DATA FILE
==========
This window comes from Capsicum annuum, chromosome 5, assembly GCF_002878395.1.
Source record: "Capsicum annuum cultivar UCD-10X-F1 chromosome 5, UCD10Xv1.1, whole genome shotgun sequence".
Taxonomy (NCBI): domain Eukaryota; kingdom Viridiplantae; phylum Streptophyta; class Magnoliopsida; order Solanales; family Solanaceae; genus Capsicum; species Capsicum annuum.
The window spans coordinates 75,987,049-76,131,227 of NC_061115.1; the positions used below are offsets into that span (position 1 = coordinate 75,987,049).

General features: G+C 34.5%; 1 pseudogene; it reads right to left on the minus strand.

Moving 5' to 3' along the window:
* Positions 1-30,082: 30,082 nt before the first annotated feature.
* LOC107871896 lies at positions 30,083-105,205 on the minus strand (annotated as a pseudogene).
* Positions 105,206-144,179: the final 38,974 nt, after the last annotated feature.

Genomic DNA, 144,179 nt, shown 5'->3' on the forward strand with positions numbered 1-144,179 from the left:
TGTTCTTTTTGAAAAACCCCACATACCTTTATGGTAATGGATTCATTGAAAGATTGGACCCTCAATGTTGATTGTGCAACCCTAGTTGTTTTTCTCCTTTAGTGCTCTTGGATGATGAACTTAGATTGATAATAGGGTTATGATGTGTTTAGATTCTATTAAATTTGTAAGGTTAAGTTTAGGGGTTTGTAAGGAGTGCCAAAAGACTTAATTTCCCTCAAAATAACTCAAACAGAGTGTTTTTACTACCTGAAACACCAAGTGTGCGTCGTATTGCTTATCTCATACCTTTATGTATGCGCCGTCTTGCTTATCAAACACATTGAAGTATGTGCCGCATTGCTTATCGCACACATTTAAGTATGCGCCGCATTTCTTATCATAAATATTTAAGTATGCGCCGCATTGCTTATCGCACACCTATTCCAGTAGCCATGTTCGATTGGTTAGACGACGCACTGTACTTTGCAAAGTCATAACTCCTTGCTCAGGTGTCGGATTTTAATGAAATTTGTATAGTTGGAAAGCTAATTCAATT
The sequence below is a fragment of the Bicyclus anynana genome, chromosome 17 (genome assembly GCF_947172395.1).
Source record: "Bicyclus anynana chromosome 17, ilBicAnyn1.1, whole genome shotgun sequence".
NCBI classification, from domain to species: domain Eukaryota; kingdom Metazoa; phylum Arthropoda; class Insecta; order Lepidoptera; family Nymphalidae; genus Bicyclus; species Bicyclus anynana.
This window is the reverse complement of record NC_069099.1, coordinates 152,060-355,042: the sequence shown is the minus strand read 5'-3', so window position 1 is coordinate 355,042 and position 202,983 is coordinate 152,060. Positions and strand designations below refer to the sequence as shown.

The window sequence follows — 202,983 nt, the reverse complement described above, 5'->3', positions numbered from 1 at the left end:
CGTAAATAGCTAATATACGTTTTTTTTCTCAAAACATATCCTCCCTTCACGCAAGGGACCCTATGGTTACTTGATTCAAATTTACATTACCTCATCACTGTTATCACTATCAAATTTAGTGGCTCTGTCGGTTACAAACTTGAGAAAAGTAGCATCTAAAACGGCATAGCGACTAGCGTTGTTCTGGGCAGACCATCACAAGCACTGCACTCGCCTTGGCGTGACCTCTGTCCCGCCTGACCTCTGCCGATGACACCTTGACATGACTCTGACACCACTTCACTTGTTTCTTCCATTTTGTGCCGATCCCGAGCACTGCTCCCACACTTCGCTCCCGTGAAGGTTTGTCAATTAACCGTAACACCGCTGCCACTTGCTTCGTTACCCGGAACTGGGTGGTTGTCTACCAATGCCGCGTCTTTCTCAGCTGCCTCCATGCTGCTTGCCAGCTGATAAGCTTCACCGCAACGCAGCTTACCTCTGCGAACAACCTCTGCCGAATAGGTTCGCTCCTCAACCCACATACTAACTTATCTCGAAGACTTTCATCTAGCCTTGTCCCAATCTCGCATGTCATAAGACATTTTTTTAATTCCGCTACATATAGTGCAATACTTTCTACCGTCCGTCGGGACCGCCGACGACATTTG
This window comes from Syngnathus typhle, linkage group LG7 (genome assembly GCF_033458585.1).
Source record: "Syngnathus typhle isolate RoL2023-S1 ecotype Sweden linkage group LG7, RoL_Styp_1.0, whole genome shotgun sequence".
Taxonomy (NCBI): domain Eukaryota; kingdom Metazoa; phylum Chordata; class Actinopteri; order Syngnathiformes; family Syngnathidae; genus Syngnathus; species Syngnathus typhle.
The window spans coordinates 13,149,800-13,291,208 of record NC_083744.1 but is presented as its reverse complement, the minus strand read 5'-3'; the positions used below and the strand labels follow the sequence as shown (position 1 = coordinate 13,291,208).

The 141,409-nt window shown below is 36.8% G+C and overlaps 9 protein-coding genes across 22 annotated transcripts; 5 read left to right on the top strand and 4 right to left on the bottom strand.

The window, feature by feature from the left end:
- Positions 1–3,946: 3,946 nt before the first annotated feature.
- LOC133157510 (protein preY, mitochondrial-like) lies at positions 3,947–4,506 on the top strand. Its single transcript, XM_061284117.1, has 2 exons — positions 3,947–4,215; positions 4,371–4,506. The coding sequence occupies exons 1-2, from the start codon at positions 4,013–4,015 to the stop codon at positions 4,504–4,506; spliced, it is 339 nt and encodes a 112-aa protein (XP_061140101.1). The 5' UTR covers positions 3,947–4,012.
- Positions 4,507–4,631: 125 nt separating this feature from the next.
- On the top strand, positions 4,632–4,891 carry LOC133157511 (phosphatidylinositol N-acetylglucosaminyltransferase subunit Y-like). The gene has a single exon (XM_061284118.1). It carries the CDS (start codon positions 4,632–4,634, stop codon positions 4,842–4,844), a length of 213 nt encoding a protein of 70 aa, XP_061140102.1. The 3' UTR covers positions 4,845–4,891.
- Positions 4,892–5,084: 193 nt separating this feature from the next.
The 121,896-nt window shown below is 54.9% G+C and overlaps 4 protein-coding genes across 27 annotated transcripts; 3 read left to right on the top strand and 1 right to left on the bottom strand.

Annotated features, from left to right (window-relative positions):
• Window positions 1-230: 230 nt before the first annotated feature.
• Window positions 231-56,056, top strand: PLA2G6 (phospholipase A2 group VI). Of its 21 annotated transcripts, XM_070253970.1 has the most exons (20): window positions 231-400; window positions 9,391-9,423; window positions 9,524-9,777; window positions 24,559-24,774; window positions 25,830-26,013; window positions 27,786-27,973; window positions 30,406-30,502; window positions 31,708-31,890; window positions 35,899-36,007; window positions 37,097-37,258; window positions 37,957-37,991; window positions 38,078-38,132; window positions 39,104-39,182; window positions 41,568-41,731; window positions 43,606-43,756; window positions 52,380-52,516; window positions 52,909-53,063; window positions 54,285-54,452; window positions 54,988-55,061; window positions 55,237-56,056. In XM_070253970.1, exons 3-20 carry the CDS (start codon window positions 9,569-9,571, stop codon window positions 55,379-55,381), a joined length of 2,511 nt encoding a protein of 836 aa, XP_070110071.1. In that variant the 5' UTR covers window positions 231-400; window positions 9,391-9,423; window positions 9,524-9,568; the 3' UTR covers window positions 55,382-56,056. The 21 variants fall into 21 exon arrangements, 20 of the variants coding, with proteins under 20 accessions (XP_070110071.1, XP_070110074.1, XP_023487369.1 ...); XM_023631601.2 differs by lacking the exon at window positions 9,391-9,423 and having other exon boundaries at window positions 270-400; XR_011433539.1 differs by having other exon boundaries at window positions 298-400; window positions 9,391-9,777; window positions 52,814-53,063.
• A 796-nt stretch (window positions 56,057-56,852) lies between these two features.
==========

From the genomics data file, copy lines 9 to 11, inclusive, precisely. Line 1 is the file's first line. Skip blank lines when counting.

* Positions 105,206-144,179: the final 38,974 nt, after the last annotated feature.

Genomic DNA, 144,179 nt, shown 5'->3' on the forward strand with positions numbered 1-144,179 from the left:
TGTTCTTTTTGAAAAACCCCACATACCTTTATGGTAATGGATTCATTGAAAGATTGGACCCTCAATGTTGATTGTGCAACCCTAGTTGTTTTTCTCCTTTAGTGCTCTTGGATGATGAACTTAGATTGATAATAGGGTTATGATGTGTTTAGATTCTATTAAATTTGTAAGGTTAAGTTTAGGGGTTTGTAAGGAGTGCCAAAAGACTTAATTTCCCTCAAAATAACTCAAACAGAGTGTTTTTACTACCTGAAACACCAAGTGTGCGTCGTATTGCTTATCTCATACCTTTATGTATGCGCCGTCTTGCTTATCAAACACATTGAAGTATGTGCCGCATTGCTTATCGCACACATTTAAGTATGCGCCGCATTTCTTATCATAAATATTTAAGTATGCGCCGCATTGCTTATCGCACACCTATTCCAGTAGCCATGTTCGATTGGTTAGACGACGCACTGTACTTTGCAAAGTCATAACTCCTTGCTCAGGTGTCGGATTTTAATGAAATTTGTATAGTTGGAAAGCTAATTCAATT